Here's How Netflix Responded to Criticism of Its Sexist Movie Summary

We all love Netflix, but it’s not without its faults. The streaming service was criticized earlier this month when Dr. Adrienne Keene took to social media point out the sexist, culturally appropriative description given to Pocahontas: “An American Indian woman is supposed to marry the village’s best warrior, but she yearns for something more–and soon meets Capt. John Smith.”

Keene wrote on her blog, Native Appropriations: “the description reads like a porn or a bad romance novel… The use of ‘woman’ and ‘yearns’ is so…gross. The problem? It overly sexualizes the film, and only positions Pocahontas in relation to her romantic options, not as a human being, you know, doing things.” Nailed it. Yes, the movie is wildly historically inaccurate and is problematic in its own way (as is true of many Disney movies), but this description seems to conveniently leave out all the other plotlines—you know, like the one where she risks her life to save her entire tribe from war with the English colonists?

Keene compared this female-led film’s descriptions to those of other Disney films that feature male protagonists. For example, Tarzan: “After being shipwrecked off the African coast, a lone child grows up in the wild and is destined to become lord of the jungle.” And, for Hercules: The heavenly Hercules is stripped of his immortality and raised on earth instead of Olympus, where he's forced to take on Hades and assorted monsters.” Notice a pattern here? Virtually all Disney movies, whether the main character is male or female, has a romantic plotline of some sort—yet only in the female-led movie does Netflix decide that that’s the main focus.

Not only is the description sexist, but culturally insensitive. “Of course Pocahontas wouldn’t be content with her backwards Native ways with her Native man… she yearns for something more,” Keene wrote. “SPOILER ALERT: It’s a white dude. Of course. It’s perpetuating the idea that white colonizers are better, more than, and the solution to Native savagery.”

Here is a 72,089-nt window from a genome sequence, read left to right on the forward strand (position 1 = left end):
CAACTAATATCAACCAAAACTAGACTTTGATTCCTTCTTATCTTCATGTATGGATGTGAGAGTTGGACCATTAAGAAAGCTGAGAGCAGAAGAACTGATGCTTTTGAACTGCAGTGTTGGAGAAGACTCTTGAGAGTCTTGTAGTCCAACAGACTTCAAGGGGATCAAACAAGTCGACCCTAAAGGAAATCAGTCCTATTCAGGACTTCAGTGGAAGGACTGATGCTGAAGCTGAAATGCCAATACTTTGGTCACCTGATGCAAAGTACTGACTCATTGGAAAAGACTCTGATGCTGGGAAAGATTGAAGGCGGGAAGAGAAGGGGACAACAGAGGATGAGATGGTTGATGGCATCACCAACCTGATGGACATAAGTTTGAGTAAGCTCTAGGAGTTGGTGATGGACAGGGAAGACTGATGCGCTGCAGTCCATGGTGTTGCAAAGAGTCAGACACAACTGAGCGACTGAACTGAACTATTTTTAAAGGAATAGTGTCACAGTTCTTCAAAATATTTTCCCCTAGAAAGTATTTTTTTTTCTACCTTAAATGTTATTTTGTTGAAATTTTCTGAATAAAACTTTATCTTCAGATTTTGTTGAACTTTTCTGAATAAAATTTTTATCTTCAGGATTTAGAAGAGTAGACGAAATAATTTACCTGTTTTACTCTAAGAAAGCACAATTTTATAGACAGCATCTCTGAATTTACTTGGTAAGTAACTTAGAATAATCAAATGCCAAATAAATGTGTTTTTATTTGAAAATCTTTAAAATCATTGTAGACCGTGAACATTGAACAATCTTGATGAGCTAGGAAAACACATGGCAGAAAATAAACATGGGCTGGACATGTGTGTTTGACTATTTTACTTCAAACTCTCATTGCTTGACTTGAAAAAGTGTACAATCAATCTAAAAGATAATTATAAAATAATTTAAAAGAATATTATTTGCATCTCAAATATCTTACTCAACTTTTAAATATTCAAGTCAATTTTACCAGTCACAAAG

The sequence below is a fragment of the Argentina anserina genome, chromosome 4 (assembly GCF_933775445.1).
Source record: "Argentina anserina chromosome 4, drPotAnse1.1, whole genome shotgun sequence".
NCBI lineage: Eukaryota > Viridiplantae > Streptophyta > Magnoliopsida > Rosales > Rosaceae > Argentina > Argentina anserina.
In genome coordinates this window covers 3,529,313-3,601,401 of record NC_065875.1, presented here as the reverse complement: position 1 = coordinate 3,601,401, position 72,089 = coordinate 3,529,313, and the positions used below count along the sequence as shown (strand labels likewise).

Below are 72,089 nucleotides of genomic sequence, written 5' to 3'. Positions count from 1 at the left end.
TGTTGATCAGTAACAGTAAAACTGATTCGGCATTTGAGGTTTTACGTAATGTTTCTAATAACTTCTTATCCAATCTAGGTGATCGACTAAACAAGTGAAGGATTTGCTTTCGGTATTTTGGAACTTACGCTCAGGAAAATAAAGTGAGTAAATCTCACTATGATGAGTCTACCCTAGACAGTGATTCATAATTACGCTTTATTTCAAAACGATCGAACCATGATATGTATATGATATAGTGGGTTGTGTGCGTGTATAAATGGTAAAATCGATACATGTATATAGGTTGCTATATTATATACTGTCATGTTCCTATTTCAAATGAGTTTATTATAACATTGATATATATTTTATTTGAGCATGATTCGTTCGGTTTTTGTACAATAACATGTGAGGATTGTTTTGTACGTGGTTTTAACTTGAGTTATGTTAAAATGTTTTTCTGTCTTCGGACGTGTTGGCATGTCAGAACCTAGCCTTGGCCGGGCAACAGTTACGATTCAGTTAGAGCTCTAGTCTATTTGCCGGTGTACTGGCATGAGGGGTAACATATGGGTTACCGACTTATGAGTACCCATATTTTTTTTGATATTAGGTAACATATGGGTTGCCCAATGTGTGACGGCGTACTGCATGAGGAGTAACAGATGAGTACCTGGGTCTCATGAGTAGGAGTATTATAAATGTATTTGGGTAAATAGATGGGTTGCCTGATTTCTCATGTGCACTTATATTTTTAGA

After Keene’s point gained some visibility on Twitter, Netflix wrote her an email and has since changed the movie’s description. “Thanks for bringing attention to this synopsis,” the company wrote. “We do our best to accurately portray the plot and tone of the content we're presenting, and in this case you were right to point out that we could do better. The synopsis has been updated to better reflect Pocahontas' active role and to remove the suggestion that John Smith was her ultimate goal.​”

The film’s description now reads: “A young American Indian girl tries to follow her heart and protect her tribe when settlers arrive and threaten the land she loves.” Gotta love the power of social media to let us have our voices heard—now, if only the entertainment industry could acknowledge gender equality without us having to ask first.